But the new Act takes a more blanket approach. Rather than prohibiting certain compounds, it will forbid them unless they are explicitly exempted: currently, exempted substances include food, approved medicines, caffeine, alcohol, and nicotine.
An amendment put forward by Chesham and Amersham MP Cheryl Gillan tried to add nootropics to the exemption list, but it was not put to vote; a Home Office spokesperson told me there is no further plan to exempt them as of now. Gillan’s assistant said that “she suggested the change after a constituent who sells nootropics got in touch with her. She is not herself a nootropics user.”
British nootropics merchants like Gillian’s constituent are in disarray. Duncan Shen, who used to take nootropics as a student and now runs e-commerce website nootropics.co.uk, told me on Skype that he’d have to shut the business down, as he wouldn’t be able to sell 90 percent of his stock (the remaining ten percent is comprised of caffeine-based supplements and so won’t be affected by the new law).
"A lot of people in the UK will try to buy nootropics, so the only way is going to be using darknet markets"
He’s thinking of moving his venture to the US or to a less-restrictive EU country. He’s also looking for loopholes to exploit—a “plan B” could be selling DIY kits. “We could sell two chemicals that have no psychoactive effect, until you mix them together,” Shen suggested. It’s not clear if or how that would be permissible.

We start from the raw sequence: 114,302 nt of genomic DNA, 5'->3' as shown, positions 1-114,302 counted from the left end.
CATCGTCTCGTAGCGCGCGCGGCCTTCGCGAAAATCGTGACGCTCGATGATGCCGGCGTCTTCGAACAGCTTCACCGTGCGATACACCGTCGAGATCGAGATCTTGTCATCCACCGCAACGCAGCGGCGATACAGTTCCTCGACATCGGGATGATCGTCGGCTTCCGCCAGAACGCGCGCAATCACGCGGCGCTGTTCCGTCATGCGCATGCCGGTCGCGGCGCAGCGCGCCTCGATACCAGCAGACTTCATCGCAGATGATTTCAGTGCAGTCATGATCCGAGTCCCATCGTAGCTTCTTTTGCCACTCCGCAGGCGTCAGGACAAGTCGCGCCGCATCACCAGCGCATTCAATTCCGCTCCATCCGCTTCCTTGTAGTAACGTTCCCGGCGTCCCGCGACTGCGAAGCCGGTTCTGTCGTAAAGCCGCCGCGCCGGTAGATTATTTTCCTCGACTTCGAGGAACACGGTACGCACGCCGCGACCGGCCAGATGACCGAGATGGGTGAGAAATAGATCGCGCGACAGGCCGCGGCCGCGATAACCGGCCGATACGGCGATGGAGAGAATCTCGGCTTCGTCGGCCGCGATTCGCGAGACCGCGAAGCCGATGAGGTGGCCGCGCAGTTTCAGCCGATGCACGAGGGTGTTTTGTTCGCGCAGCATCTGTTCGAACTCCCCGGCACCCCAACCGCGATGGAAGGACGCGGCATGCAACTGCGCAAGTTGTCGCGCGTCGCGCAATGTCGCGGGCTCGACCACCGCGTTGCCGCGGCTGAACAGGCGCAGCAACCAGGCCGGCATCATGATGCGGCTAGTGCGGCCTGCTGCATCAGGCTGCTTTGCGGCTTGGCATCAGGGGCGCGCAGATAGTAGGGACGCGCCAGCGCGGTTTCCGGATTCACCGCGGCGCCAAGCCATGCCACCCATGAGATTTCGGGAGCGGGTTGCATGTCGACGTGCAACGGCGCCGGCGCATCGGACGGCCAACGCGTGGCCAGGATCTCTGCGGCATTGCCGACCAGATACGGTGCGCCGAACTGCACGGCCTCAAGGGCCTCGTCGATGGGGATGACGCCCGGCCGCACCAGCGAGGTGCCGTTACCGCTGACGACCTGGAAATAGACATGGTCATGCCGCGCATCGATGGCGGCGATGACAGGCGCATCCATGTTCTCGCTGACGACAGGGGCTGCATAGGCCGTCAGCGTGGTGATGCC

What is clear is that nootropics users aren’t going to stop because of the ban. According to Shen, right now his website is experiencing a spike in sales, due to people stocking up before the law comes into force.
And April might not be the end of the UK trade. “You’re going to have people like us sitting on kilos of nootropics,” Shen said. “And a lot of people in the UK will try to buy nootropics, so the only way is going to be using darknet markets. ”
“At the moment people selling nootropics are lawful companies; after the [new law comes into force] it’ll be shady people.”
Others agree that we won’t see much of a shift in use of nootropics. Pharmacologist and drug researcher David Nutt, who served on the Advisory Council on the Misuse of Drugs from 2008 to 2009 and is an advocate for drug law reform, thinks that the new Act’s blanket ban could be just too much to work.
“It’s hard to know how it’ll ever be enforced: the definition of ‘psychoactive’ is too vague and there’s no way they’re going to know for sure if a substance they find is psychoactive,” he told me on the phone. “This is just about abating sales and closing head shops. It won’t really abate consumption.”
In the end, transhumanists might have to wait until public perception around smart drugs changes. Oxford’s Future of Humanity Institute researcher Anders Sandberg told me there is a rift between those who think that human brainpower and in general the human body are worth upgrading with whatever means available, and those who think they are not.
“The way to get [nootropics] legal is to convince medical authorities that human enhancement is a valid medical activity: a long-term goal,” Sandberg wrote in an email. “In the meantime they will always fall under the misuse of drugs act.”